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Just west of the glitzy Siam Square shopping district and easily accessible from National Stadium BTS station, Bangkok’s National Stadium is a sprawling public sports complex in the middle of the city. While not as awe-inspiring as Phnom Penh’s architecturally significant Olympic Stadium, National Stadium is no slouch as stadiums go and it’s one of the best places in the city to get a good workout.
The original, and still the largest individual structure of the complex, is Supachalasai Stadium, which was built in 1937 and has hosted major events over the years like the Asian Games (three times in the 1960s and ’70s) and two Michael Jackson concerts during his 1993 Dangerous World Tour. Supachalasai hasn’t seen as much use since the larger 1998-built Rajamanghala Stadium in east Bangkok became the city’s favoured venue for major events, but it still hosts important Thai club football matches and was used for one game during the 2007 AFC football cup.
Supachalasai is also home to several athletics-related government offices, and there’s even a Thai physical education museum on the eastern side of the stadium. As if that’s not exciting enough, a relatively elaborate outdoor fitness area opens to the public everyday for free near Supachalasai’s northeastern corner.
Anyone who has the patience to locate a way in to Supachalasai Stadium through one of the huge but inconsistently opened corner entranceways is allowed to walk right onto the hallowed field and daydream about that moment of victory in front of 55,000 screaming fans. If looking to jog or kick a football around, however, you’ll need to head to the smaller Thephassadin Stadium nearby, or risk being reprimanded by a groundskeeper. Thankfully, Thephassadin’s full-size track is a great place to run off some steam along with the stream of joggers who make their way here when the air cools down around dusk.
Just south of Thephassadin, a few half-court basketball courts are good places to join a casual late afternoon game of three-on-three, but these pale in popularity to the takraw (kick volleyball) courts next door. These also fill up as the sun goes down so it’s best to come in the late afternoon if wanting an impromptu lesson from the locals on how to spike a ball over the net using only your feet.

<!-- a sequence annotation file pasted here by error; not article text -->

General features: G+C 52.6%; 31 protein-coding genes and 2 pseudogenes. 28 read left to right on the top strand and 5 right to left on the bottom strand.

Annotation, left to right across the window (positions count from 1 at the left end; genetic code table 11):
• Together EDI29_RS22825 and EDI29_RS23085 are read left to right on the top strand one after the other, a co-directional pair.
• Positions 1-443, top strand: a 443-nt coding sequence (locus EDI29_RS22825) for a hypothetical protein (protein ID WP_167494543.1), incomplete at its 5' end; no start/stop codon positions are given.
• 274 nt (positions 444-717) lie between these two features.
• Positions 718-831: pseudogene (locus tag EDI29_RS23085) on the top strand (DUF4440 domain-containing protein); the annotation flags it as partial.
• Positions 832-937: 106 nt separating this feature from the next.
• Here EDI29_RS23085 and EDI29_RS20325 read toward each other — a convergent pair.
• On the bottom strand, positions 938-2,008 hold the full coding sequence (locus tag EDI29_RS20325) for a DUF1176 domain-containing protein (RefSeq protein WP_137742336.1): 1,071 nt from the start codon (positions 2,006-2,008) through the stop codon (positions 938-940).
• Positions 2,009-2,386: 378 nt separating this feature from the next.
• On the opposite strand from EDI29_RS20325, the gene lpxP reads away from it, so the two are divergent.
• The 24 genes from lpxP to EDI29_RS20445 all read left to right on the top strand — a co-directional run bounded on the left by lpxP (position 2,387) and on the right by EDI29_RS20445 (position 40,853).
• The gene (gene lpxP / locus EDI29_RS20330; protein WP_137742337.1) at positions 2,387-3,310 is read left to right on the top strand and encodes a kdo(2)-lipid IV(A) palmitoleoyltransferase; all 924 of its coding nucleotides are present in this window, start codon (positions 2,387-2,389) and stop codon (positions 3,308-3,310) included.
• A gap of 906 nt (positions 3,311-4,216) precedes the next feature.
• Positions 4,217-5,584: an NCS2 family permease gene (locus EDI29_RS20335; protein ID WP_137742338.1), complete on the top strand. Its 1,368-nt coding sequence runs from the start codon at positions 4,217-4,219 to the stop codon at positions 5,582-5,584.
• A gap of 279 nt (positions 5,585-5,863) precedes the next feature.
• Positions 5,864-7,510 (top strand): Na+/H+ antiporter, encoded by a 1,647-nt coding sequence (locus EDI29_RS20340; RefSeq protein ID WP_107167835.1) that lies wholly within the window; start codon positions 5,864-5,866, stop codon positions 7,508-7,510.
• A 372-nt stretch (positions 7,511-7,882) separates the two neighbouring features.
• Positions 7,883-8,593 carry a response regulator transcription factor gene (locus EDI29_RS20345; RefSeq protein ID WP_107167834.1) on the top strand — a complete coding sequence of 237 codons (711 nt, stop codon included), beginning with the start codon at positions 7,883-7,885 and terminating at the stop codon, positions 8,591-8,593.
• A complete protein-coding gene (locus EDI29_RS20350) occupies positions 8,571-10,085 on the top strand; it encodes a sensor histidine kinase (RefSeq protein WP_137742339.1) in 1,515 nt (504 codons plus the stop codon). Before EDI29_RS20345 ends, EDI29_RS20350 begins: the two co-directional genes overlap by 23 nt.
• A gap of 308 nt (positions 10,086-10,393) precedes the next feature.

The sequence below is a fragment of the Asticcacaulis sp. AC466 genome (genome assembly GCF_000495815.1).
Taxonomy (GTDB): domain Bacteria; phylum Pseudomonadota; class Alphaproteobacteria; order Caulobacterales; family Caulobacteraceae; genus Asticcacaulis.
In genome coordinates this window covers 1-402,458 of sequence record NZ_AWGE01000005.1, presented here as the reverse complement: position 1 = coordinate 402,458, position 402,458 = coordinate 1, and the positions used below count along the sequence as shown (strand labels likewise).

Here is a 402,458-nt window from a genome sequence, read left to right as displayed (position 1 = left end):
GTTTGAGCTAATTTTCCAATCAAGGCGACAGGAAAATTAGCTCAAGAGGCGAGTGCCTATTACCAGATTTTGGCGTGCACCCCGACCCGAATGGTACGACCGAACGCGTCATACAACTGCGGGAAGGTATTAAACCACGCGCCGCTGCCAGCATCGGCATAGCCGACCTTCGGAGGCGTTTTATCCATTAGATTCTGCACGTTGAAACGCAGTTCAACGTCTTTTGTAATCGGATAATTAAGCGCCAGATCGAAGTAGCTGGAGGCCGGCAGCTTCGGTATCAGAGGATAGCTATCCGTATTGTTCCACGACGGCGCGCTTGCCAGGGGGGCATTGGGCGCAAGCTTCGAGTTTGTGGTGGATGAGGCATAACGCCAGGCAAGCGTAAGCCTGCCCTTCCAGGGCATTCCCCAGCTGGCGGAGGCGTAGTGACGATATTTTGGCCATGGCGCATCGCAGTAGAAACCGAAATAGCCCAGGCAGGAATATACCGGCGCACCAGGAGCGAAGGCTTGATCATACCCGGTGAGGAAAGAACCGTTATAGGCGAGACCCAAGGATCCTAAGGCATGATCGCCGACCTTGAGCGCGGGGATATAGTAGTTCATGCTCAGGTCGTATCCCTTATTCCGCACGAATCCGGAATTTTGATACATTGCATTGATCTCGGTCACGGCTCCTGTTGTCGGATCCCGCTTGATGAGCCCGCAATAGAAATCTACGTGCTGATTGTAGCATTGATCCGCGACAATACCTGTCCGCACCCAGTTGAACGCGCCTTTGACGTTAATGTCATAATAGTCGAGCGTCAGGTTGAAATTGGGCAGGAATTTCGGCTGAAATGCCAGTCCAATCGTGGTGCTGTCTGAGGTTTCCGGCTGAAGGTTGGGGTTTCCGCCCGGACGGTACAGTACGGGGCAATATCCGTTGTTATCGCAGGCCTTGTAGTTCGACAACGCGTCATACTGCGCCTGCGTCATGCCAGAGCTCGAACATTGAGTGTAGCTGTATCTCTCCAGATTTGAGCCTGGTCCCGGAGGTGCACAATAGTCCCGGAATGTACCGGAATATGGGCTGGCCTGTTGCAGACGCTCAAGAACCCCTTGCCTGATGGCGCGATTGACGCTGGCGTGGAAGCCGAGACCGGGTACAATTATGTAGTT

Just east of Thephassadin you’ll find the Olympic-size pool and diving platforms of Wisutamol Stadium. Anyone can swim laps or practise their high-dive by paying a 100 baht entrance fee in the office at the northwestern corner of the building, making this a solid option for those not staying at a hotel with a pool but needing a dip on a scorching hot day.
Nimidbud Muay Thai stadium is the first part of the complex you’ll see from the BTS station, and many passersby mistakenly assume this is the National Stadium. Only the occasional special kickboxing event takes place at Nimidbud (head to Lumpini or Channel 7 to see more consistent fights), but when we visited preparations were taking place for a muay Thai demonstration in the area that fronts the stadium, which is normally occupied by short-court football games open to anyone in the early evening hours.
Collectively, the National Stadium complex offers both locals and travellers the chance to exercise and enjoy some open space amid the high-rises and shopping malls of central Bangkok. Now that you can no longer use the excuse that you don’t know where to go in Bangkok to exercise, we’ll see you out on the track?
How to get there
Take exit 2 out of National Stadium BTS Station and you'll be a short walk from all of the facilities.
By David Luekens
Last updated on 14th May, 2014.